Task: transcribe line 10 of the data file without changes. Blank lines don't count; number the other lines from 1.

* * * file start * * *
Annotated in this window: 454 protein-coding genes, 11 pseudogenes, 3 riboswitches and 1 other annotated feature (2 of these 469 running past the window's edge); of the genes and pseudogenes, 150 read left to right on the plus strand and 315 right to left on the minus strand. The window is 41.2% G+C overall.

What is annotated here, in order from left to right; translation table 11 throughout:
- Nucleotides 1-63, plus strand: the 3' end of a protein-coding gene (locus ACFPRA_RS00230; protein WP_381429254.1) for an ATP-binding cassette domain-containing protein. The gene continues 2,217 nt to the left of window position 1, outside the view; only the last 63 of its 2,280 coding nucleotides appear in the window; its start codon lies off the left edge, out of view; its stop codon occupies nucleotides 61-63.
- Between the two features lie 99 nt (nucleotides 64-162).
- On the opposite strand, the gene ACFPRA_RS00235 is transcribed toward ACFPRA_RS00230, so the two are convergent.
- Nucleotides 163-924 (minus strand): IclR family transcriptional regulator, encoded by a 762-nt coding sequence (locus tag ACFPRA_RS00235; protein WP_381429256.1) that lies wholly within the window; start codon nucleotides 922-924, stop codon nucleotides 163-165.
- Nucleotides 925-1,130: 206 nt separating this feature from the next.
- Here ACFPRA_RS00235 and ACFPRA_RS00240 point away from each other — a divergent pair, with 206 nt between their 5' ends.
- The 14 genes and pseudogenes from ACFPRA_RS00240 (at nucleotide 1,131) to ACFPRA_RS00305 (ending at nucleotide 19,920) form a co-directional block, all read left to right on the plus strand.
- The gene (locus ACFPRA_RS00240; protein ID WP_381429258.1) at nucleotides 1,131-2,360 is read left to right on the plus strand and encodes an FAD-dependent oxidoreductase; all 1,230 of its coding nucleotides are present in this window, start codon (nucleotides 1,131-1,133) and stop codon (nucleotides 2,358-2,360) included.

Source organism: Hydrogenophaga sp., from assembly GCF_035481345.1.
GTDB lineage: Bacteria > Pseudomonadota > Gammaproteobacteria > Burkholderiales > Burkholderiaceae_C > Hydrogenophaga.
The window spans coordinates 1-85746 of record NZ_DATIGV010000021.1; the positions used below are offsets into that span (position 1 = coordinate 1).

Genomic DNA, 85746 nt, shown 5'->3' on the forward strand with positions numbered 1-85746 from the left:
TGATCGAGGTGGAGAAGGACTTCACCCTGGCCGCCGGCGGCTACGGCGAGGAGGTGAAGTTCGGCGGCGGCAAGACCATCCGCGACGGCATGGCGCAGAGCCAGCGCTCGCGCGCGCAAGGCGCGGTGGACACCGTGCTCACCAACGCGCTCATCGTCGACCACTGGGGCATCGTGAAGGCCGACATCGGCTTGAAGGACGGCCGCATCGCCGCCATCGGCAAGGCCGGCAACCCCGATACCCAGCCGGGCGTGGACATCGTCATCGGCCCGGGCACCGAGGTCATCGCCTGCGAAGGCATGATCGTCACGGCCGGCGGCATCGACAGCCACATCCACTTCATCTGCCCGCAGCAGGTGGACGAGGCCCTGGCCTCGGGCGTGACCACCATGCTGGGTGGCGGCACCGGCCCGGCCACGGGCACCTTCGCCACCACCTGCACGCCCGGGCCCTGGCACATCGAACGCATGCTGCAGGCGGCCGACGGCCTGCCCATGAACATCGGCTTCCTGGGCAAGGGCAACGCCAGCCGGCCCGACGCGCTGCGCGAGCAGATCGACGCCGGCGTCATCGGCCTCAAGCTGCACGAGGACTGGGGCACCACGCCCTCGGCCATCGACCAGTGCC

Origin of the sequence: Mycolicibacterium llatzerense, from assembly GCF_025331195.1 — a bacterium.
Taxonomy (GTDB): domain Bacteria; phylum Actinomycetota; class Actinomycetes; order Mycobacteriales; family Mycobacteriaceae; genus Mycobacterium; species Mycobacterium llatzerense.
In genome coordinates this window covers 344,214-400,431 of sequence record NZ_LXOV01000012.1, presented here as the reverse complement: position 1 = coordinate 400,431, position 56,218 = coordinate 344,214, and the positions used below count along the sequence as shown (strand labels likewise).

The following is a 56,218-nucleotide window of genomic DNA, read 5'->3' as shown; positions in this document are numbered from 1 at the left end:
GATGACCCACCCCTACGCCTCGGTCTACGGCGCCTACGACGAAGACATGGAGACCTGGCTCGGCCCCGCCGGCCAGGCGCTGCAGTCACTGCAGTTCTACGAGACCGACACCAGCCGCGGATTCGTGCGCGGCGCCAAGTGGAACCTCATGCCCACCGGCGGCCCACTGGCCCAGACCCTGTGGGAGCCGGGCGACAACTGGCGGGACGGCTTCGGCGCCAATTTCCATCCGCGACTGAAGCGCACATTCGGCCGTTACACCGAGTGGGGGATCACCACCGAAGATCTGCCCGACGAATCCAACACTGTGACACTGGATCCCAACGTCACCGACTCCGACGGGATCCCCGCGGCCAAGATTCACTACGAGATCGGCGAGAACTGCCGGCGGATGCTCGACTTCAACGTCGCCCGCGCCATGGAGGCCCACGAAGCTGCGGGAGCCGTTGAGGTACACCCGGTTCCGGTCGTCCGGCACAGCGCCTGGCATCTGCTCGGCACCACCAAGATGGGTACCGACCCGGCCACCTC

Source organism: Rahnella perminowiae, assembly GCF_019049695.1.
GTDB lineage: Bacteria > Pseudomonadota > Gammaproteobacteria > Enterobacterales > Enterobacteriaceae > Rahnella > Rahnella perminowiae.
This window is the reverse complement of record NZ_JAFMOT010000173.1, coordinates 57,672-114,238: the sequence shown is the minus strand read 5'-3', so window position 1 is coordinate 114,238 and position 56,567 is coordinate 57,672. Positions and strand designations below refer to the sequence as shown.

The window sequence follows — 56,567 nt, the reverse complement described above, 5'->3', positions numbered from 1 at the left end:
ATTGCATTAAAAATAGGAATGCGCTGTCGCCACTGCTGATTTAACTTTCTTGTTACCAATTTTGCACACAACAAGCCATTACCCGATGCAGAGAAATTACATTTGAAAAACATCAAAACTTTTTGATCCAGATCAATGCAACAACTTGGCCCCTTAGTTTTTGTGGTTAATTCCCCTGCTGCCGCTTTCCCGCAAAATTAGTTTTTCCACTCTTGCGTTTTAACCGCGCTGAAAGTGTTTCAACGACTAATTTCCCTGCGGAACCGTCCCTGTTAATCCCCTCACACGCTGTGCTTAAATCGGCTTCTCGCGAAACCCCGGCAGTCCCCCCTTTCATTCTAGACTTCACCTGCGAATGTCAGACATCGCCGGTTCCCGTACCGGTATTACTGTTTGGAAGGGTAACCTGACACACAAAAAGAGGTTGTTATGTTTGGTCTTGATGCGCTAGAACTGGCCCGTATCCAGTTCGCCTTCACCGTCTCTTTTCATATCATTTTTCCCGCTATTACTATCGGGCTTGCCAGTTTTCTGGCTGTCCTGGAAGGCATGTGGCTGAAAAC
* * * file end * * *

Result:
- The gene (locus ACFPRA_RS00240; protein ID WP_381429258.1) at nucleotides 1,131-2,360 is read left to right on the plus strand and encodes an FAD-dependent oxidoreductase; all 1,230 of its coding nucleotides are present in this window, start codon (nucleotides 1,131-1,133) and stop codon (nucleotides 2,358-2,360) included.